Each year, the world of EdTech grows and new companies emerge ahead of the pack. Here are the movers and shakers we’re excited about at the moment:
STEM learning is at the forefront of education today—and it shows no signs of slowing down. The focus on STEM subjects (science, technology, engineering, and math) is a necessity in order for Americans to be competitive in the job market in future years. Careers in these fields will continue to grow, so it's imperative that we make STEM a priority for today's students in order to prepare them for the jobs of tomorrow.
A wealth of research is coming out about the zones of regulation and how this idea can help students in our classrooms. The zones are a way to conceptualize and visualize the internal feelings that a student may be having at any particular moment. Ideally, our students will come to us calm and ready to learn, but if something happened that was stressful or emotional—whether at recess or before school—that may not be the case.
For most adults, it is difficult to be objective when assessing ourselves. Classroom teachers are not an exception. From my experience, it isn’t from a lack of trying. Most teachers try to improve and reflect, but it can be a challenge. It’s difficult because teaching is a very personal thing. We teach from our heart and from our personality, so it can be hard to critique something that is so “close” to us—so near and dear to who we are and what we believe.
Like most people who were alive on September 11, 2001, I remember the day very vividly. I was a 23-year-old first-year teacher at a high school in Kansas. The events of the day were indescribable, devastating, and extremely emotional. I wasn’t sure if watching the footage with my class was appropriate, but that’s what I did—along with most of the teachers in the building.
Teaching is tough—it’s incredibly hard work and can be very taxing. There is increasing stress and work on teachers today, as evidenced by the high attrition rate that we see across the country.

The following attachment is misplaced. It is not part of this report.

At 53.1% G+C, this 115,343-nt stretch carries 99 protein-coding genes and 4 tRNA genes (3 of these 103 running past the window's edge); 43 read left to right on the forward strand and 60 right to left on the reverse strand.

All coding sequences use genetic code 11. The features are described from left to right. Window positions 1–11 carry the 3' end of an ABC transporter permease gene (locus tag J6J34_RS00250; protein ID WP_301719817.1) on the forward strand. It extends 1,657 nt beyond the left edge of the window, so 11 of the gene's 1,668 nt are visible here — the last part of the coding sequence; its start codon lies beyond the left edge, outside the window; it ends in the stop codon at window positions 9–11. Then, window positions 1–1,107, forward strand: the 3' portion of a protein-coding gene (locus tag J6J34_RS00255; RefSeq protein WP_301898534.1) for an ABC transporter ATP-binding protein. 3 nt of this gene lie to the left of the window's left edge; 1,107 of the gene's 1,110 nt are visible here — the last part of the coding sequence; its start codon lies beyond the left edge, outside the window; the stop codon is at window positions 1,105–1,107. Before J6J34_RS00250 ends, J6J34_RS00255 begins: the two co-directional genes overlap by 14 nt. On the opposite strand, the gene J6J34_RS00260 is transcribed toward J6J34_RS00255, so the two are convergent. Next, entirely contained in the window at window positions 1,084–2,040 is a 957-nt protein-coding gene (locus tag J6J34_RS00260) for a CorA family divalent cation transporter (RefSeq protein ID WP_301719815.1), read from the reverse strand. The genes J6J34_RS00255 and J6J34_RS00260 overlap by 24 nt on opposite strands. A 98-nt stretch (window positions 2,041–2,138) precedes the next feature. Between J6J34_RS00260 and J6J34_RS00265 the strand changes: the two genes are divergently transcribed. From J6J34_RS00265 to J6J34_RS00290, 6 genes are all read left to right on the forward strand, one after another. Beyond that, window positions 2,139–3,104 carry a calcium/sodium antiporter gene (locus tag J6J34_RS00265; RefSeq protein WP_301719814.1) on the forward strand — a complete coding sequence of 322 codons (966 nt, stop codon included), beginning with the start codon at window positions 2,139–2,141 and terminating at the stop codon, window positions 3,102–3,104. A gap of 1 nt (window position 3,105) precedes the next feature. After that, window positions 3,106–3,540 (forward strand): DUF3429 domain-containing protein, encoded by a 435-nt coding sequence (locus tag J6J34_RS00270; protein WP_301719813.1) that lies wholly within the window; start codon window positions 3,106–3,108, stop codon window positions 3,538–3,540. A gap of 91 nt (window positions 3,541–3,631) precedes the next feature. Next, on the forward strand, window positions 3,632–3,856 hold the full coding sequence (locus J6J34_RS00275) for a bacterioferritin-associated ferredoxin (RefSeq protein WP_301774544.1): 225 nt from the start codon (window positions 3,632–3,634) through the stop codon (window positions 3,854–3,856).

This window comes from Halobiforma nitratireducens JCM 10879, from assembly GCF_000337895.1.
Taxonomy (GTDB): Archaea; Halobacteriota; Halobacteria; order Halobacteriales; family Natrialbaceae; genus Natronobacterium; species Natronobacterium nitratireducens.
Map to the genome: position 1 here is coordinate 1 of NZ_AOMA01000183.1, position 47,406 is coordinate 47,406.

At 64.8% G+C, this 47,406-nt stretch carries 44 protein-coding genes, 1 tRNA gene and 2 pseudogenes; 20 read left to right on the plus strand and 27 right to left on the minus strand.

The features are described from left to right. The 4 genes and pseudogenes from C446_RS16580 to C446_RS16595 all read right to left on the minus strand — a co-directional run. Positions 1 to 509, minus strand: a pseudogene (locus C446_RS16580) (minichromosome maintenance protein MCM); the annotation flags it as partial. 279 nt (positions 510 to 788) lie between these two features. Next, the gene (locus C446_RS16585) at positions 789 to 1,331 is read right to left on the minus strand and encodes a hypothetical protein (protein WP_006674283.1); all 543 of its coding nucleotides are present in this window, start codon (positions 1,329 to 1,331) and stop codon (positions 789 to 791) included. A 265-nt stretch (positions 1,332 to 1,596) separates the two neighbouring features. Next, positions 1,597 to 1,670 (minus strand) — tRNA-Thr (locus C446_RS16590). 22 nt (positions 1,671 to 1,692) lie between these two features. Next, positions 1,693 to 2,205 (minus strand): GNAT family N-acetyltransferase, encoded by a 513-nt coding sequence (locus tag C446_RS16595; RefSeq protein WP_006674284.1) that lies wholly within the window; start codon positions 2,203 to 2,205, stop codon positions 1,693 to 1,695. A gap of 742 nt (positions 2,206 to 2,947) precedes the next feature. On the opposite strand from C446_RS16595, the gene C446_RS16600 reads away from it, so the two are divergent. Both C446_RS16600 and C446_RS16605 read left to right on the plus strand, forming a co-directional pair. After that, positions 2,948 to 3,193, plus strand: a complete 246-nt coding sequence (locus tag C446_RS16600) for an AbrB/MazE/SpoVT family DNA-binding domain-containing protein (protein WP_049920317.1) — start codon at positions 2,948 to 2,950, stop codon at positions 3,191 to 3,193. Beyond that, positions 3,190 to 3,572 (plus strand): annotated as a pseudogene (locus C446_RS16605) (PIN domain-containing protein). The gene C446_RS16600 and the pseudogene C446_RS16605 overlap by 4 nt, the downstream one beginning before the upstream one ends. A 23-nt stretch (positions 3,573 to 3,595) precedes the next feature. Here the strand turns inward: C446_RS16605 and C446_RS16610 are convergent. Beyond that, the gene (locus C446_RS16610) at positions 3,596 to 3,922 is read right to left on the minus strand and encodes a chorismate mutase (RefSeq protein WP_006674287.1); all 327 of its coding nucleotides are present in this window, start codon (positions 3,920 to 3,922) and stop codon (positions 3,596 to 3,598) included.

Part of the stress that teachers feel is from outside influences, such as parents, government, district initiatives, and mandates, just to name a few. Additional stress comes from within the school—conflict with other staff members, student issues, lack of resources, and lack of support. As a school leader, how do we help teachers to combat this stress so they can thrive in our schools and not just survive in them?
STEAM activities are an educational goldmine these days, and schools across the country are finding innovative ways to incorporate STEAM within their buildings. There are multitudes of Pinterest activities, websites, articles, and books on this very topic. My school decided that a fun way to utilize STEAM activities—and teach families about STEAM—would be through a family night. This event would let students and their parents work together, build, play, and learn.
Spring is in full bloom and signs of new life are beginning to emerge everywhere. This time of year is an exciting one for teachers as there’s a renewed commitment to continue making an impact in the classroom—but there is still a lot going on with spring breaks, end of year assessments, ensuring standards are being met, and much more. For teachers, the challenge to stay motivated to finish the year strong and keep students engaged remains a mission.
Teachers wish for their students to be good citizens. This is true in the classroom, in the community, and on social media. The foundation of our democracy is active participation in government by its citizens. It is key to our future that students understand what it means to be a good citizen and how to interact appropriately within the community and government. There are many good resources available to teach students citizenship.